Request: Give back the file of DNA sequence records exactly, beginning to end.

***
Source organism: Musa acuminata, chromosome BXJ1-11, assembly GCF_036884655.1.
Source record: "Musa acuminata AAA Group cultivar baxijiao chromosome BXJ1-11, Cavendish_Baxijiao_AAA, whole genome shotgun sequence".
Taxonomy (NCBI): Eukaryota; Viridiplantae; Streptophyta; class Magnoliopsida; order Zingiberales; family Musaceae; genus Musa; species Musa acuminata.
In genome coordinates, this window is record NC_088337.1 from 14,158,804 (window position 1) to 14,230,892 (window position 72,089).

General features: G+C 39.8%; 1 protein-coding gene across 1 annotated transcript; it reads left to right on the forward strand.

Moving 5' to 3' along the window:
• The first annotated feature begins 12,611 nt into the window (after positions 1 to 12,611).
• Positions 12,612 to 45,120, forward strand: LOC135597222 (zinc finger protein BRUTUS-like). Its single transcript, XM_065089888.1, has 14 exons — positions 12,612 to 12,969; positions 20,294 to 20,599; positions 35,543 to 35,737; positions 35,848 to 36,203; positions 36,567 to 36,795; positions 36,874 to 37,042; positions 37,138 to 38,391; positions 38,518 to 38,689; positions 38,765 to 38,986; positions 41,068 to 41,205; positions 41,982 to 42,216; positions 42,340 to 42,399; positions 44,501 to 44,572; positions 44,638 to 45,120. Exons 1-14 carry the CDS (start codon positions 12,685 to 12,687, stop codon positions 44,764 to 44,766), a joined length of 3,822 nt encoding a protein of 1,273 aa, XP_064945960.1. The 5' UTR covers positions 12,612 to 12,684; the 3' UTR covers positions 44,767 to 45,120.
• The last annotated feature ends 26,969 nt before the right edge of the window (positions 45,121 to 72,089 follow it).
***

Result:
Source organism: Musa acuminata, chromosome BXJ1-11, assembly GCF_036884655.1.
Source record: "Musa acuminata AAA Group cultivar baxijiao chromosome BXJ1-11, Cavendish_Baxijiao_AAA, whole genome shotgun sequence".
Taxonomy (NCBI): Eukaryota; Viridiplantae; Streptophyta; class Magnoliopsida; order Zingiberales; family Musaceae; genus Musa; species Musa acuminata.
In genome coordinates, this window is record NC_088337.1 from 14,158,804 (window position 1) to 14,230,892 (window position 72,089).

General features: G+C 39.8%; 1 protein-coding gene across 1 annotated transcript; it reads left to right on the forward strand.

Moving 5' to 3' along the window:
• The first annotated feature begins 12,611 nt into the window (after positions 1 to 12,611).
• Positions 12,612 to 45,120, forward strand: LOC135597222 (zinc finger protein BRUTUS-like). Its single transcript, XM_065089888.1, has 14 exons — positions 12,612 to 12,969; positions 20,294 to 20,599; positions 35,543 to 35,737; positions 35,848 to 36,203; positions 36,567 to 36,795; positions 36,874 to 37,042; positions 37,138 to 38,391; positions 38,518 to 38,689; positions 38,765 to 38,986; positions 41,068 to 41,205; positions 41,982 to 42,216; positions 42,340 to 42,399; positions 44,501 to 44,572; positions 44,638 to 45,120. Exons 1-14 carry the CDS (start codon positions 12,685 to 12,687, stop codon positions 44,764 to 44,766), a joined length of 3,822 nt encoding a protein of 1,273 aa, XP_064945960.1. The 5' UTR covers positions 12,612 to 12,684; the 3' UTR covers positions 44,767 to 45,120.
• The last annotated feature ends 26,969 nt before the right edge of the window (positions 45,121 to 72,089 follow it).